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Chronic disease risk factors among American Indian/Alaska Native women of reproductive age

TitleChronic disease risk factors among American Indian/Alaska Native women of reproductive age
Publication TypeJournal Article
Year of Publication2011
AuthorsAmparo, P, Farr, SL, Dietz, PM
JournalPrev Chronic DisPrev Chronic Dis
Volume8
PaginationA118
Date PublishedNov
ISBN Number1545-1151 (Electronic)
Accession Number22005611
KeywordsAdolescent, Adult, Alaska/ethnology, Behavioral Risk Factor Surveillance System, Chronic Disease/ ethnology, Female, Health Status Disparities, Humans, Indians, North American, Morbidity/trends, Reproductive Health/ ethnology, Retrospective Studies, Risk Factors, Socioeconomic Factors, United States/epidemiology, Women's Health/ ethnology, Young Adult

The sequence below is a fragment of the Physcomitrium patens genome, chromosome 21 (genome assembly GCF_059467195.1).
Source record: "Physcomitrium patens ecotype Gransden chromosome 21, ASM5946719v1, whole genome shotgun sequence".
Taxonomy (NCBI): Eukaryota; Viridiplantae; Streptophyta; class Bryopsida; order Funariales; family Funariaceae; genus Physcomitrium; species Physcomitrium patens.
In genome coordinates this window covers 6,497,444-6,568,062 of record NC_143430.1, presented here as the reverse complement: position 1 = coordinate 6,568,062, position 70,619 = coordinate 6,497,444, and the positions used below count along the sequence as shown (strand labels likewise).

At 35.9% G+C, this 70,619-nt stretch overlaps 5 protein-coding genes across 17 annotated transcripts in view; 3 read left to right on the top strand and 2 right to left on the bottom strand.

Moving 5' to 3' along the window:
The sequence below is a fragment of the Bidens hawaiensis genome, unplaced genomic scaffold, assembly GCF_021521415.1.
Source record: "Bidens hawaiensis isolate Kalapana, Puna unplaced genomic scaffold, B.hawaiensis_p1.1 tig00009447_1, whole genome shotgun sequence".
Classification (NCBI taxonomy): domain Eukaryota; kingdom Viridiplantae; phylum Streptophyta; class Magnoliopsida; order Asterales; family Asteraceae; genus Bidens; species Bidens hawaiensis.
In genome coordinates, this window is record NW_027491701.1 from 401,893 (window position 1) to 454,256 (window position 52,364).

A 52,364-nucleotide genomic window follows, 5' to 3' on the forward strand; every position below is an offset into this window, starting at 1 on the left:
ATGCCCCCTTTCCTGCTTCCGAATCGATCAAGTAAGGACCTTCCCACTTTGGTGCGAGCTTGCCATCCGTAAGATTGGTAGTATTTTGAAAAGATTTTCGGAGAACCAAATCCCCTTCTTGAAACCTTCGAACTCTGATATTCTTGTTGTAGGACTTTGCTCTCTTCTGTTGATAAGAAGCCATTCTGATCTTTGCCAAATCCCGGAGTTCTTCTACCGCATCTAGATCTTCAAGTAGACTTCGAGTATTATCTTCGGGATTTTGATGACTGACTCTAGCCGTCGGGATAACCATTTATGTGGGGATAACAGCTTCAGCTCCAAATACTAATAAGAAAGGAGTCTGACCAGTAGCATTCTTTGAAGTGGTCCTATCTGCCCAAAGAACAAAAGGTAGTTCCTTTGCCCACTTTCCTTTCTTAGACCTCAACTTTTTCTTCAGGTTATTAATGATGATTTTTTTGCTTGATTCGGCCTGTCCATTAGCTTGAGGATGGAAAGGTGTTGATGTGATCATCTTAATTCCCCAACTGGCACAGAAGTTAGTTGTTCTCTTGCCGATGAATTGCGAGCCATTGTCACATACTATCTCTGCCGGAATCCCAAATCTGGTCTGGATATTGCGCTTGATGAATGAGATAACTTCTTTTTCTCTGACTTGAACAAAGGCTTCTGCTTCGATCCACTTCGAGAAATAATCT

AbstractINTRODUCTION: The magnitude of chronic conditions and risk factors among American Indian/Alaska Native women of reproductive age is unknown. The objective of our study was to estimate this magnitude. METHODS: We analyzed data for 2,821 American Indian/Alaska Native women and 105,664 non-Hispanic white women aged 18 to 44 years from the 2005 and 2007 Behavioral Risk Factor Surveillance System. We examined prevalence of high cholesterol, high blood pressure, diabetes, body mass index (kg/m(2)) >/=25.0, physical inactivity, smoking, excessive alcohol consumption, and frequent mental distress, and the cumulative number of these chronic conditions and risk factors (>/=3, 2, 1, or 0). In a multivariable, multinomial logistic regression model, we examined whether American Indian/Alaska Native race was associated with the cumulative number of chronic conditions and risk factors. RESULTS: American Indian/Alaska Native women, compared with white women, had significantly higher rates of high blood pressure, diabetes, obesity, smoking, and frequent mental distress. Of American Indian/Alaska Native women, 41% had 3 or more chronic conditions or risk factors compared with 27% of white women (chi(2), P
Ethno Med: